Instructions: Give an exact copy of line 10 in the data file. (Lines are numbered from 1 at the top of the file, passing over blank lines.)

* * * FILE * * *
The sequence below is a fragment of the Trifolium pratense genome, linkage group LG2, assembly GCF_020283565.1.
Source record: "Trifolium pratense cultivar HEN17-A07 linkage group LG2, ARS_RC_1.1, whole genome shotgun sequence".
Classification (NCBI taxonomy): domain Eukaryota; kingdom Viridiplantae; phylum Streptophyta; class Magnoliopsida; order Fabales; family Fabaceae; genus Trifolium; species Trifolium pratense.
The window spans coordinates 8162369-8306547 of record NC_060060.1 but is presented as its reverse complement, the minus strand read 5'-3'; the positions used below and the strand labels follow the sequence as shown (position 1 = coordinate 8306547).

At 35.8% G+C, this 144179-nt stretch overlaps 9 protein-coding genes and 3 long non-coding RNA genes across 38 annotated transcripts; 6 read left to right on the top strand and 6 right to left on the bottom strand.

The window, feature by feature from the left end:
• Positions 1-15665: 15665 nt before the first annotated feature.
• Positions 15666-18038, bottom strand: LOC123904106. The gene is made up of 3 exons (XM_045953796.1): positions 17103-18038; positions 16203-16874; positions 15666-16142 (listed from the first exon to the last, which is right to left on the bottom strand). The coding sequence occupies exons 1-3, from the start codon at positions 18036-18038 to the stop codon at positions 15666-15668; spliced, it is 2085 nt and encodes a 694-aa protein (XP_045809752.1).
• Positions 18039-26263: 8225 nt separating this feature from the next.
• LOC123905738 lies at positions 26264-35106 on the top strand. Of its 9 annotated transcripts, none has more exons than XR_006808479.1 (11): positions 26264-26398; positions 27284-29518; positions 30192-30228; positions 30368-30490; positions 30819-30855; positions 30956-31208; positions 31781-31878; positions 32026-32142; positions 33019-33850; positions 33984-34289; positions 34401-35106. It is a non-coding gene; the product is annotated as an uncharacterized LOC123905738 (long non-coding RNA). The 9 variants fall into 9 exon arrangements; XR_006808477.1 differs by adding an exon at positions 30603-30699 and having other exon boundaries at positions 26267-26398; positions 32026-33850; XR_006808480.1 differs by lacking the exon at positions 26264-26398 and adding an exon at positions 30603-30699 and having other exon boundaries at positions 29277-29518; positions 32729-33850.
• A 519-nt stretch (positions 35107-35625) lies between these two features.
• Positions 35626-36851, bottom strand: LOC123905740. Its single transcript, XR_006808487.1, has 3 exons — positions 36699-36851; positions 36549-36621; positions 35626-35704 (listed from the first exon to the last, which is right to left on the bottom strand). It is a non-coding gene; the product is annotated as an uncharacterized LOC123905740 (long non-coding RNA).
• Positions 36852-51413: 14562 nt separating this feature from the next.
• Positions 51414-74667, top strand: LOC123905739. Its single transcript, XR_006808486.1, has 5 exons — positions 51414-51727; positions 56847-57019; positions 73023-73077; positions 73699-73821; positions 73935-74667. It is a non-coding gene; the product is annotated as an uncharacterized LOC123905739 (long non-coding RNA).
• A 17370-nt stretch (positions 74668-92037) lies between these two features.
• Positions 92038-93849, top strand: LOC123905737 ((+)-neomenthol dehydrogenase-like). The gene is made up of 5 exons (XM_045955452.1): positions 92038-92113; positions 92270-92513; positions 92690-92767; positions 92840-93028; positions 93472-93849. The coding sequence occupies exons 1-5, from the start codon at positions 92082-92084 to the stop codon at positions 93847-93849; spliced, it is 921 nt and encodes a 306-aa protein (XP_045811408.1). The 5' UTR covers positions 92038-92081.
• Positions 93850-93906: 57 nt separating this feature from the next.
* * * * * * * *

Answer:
• LOC123905738 lies at positions 26264-35106 on the top strand. Of its 9 annotated transcripts, none has more exons than XR_006808479.1 (11): positions 26264-26398; positions 27284-29518; positions 30192-30228; positions 30368-30490; positions 30819-30855; positions 30956-31208; positions 31781-31878; positions 32026-32142; positions 33019-33850; positions 33984-34289; positions 34401-35106. It is a non-coding gene; the product is annotated as an uncharacterized LOC123905738 (long non-coding RNA). The 9 variants fall into 9 exon arrangements; XR_006808477.1 differs by adding an exon at positions 30603-30699 and having other exon boundaries at positions 26267-26398; positions 32026-33850; XR_006808480.1 differs by lacking the exon at positions 26264-26398 and adding an exon at positions 30603-30699 and having other exon boundaries at positions 29277-29518; positions 32729-33850.